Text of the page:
Taxes: Who You Gonna Call?Tuesday, January 1st, 2013
Because the federal government and the states are in difficult financial shape, they’re stepping up efforts to collect tax revenue. We’ve seen a large increase in letters from the IRS and state governments requesting more information or more tax dollars, based on their evaluations.
In some cases, the tax authorities are correct, but in many cases, they are only fishing. So who are you going to call when a tax letter comes to your mailbox?
We hope you’re going to call BWFA. Our team of tax professionals is ready to assist you. We’ll work with government auditors to fix the problem. It may take some time to completely resolve the issues—perhaps as much as a year. But we will stick with it and make sure that the details are handled properly.
Here’s an example of BWFA going to bat for one of our tax-preparation clients. The client received letters from the IRS and the Comptroller of Maryland requesting payment of taxes due for 2010 and 2011 because of a distribution from a Health Savings Account. The taxpayer correctly took money out of this account because he had medical bills to pay. The distribution should not have sparked any extra taxes. With our assistance, the client resolved the 2011 tax issue (and even received a refund!), and we’re close to resolving the 2010 issue.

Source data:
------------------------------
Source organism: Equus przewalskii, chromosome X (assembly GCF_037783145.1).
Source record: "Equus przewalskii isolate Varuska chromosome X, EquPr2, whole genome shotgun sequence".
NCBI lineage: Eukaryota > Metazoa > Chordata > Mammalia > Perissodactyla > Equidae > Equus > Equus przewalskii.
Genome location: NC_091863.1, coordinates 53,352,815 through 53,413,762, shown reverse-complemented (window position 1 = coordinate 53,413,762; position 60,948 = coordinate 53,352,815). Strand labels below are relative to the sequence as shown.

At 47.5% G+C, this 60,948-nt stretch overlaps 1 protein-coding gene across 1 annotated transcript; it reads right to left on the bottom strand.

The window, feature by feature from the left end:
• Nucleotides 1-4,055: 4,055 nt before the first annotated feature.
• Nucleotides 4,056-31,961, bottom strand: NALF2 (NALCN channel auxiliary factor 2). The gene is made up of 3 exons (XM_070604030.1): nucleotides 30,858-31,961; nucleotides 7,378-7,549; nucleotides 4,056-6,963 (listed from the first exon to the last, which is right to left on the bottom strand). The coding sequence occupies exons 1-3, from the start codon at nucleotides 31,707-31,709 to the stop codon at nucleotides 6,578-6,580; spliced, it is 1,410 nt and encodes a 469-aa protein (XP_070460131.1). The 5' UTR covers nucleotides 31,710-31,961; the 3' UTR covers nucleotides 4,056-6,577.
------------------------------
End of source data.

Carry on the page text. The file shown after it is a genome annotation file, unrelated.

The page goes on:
Some of our clients do not use our tax-prep services, but we have still been able to help them when a tax question has occurred.
1. A client filed his return late, so Maryland has requested an additional tax payment. On behalf of the client, we wrote a letter to the state and requested a one-time waiver of the penalty.
2. An investment client received an IRS letter seeking $20,000 of additional taxes due to non-reporting of capital gain income. This occurred because the IRS did not know the client’s cost basis for the original purchase of the investments. After we created a report that showed the purchase price (cost basis) of the investment and subtracted that from the gross proceeds reported to the IRS, we found that the client did not owe any additional taxes—and is actually due a refund. This type of audit also affects the client’s state return, and we’re preparing a Maryland amended return to get a refund of those taxes as well.
The lesson to be learned is that you should call or e-mail BWFA and let us know that you’ve received a tax letter. We can’t fix what we don’t know is broken! You don’t even have to be an ongoing tax client to avail yourself of our services. We’re here to help ALL of our clients.